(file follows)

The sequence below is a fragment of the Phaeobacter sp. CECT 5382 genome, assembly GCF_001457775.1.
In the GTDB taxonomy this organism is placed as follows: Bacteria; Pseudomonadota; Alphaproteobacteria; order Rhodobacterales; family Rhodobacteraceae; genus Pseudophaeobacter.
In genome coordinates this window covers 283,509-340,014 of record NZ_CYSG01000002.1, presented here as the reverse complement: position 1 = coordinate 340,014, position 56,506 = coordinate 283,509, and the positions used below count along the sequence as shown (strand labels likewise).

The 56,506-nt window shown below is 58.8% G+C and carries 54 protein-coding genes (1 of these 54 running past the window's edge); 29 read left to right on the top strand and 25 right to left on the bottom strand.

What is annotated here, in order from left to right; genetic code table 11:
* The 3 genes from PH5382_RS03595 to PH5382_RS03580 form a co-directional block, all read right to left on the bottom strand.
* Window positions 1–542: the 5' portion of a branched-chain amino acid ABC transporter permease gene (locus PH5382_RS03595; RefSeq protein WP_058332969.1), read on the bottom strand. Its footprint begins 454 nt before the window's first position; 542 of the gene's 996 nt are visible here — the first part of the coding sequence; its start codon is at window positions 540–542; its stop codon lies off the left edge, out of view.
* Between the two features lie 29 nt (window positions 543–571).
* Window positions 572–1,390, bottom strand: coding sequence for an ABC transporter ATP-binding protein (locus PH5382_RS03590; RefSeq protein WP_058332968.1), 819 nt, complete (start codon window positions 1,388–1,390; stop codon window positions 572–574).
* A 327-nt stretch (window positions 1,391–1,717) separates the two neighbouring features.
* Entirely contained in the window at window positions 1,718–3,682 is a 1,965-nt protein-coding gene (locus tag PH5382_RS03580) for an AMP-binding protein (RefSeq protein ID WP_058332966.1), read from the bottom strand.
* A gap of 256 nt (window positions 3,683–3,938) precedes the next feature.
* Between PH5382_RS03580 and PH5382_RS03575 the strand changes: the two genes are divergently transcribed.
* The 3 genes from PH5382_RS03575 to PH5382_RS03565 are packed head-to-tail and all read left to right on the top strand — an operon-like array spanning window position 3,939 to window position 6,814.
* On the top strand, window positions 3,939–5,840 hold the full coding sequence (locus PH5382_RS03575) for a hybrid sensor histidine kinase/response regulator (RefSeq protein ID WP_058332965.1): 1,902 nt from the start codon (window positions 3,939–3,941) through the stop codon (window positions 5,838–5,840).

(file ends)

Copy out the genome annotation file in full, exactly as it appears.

The sequence below is a fragment of the Phaeobacter sp. CECT 5382 genome, assembly GCF_001457775.1.
In the GTDB taxonomy this organism is placed as follows: Bacteria; Pseudomonadota; Alphaproteobacteria; order Rhodobacterales; family Rhodobacteraceae; genus Pseudophaeobacter.
In genome coordinates this window covers 283,509-340,014 of record NZ_CYSG01000002.1, presented here as the reverse complement: position 1 = coordinate 340,014, position 56,506 = coordinate 283,509, and the positions used below count along the sequence as shown (strand labels likewise).

The 56,506-nt window shown below is 58.8% G+C and carries 54 protein-coding genes (1 of these 54 running past the window's edge); 29 read left to right on the top strand and 25 right to left on the bottom strand.

What is annotated here, in order from left to right; genetic code table 11:
* The 3 genes from PH5382_RS03595 to PH5382_RS03580 form a co-directional block, all read right to left on the bottom strand.
* Window positions 1–542: the 5' portion of a branched-chain amino acid ABC transporter permease gene (locus PH5382_RS03595; RefSeq protein WP_058332969.1), read on the bottom strand. Its footprint begins 454 nt before the window's first position; 542 of the gene's 996 nt are visible here — the first part of the coding sequence; its start codon is at window positions 540–542; its stop codon lies off the left edge, out of view.
* Between the two features lie 29 nt (window positions 543–571).
* Window positions 572–1,390, bottom strand: coding sequence for an ABC transporter ATP-binding protein (locus PH5382_RS03590; RefSeq protein WP_058332968.1), 819 nt, complete (start codon window positions 1,388–1,390; stop codon window positions 572–574).
* A 327-nt stretch (window positions 1,391–1,717) separates the two neighbouring features.
* Entirely contained in the window at window positions 1,718–3,682 is a 1,965-nt protein-coding gene (locus tag PH5382_RS03580) for an AMP-binding protein (RefSeq protein ID WP_058332966.1), read from the bottom strand.
* A gap of 256 nt (window positions 3,683–3,938) precedes the next feature.
* Between PH5382_RS03580 and PH5382_RS03575 the strand changes: the two genes are divergently transcribed.
* The 3 genes from PH5382_RS03575 to PH5382_RS03565 are packed head-to-tail and all read left to right on the top strand — an operon-like array spanning window position 3,939 to window position 6,814.
* On the top strand, window positions 3,939–5,840 hold the full coding sequence (locus PH5382_RS03575) for a hybrid sensor histidine kinase/response regulator (RefSeq protein ID WP_058332965.1): 1,902 nt from the start codon (window positions 3,939–3,941) through the stop codon (window positions 5,838–5,840).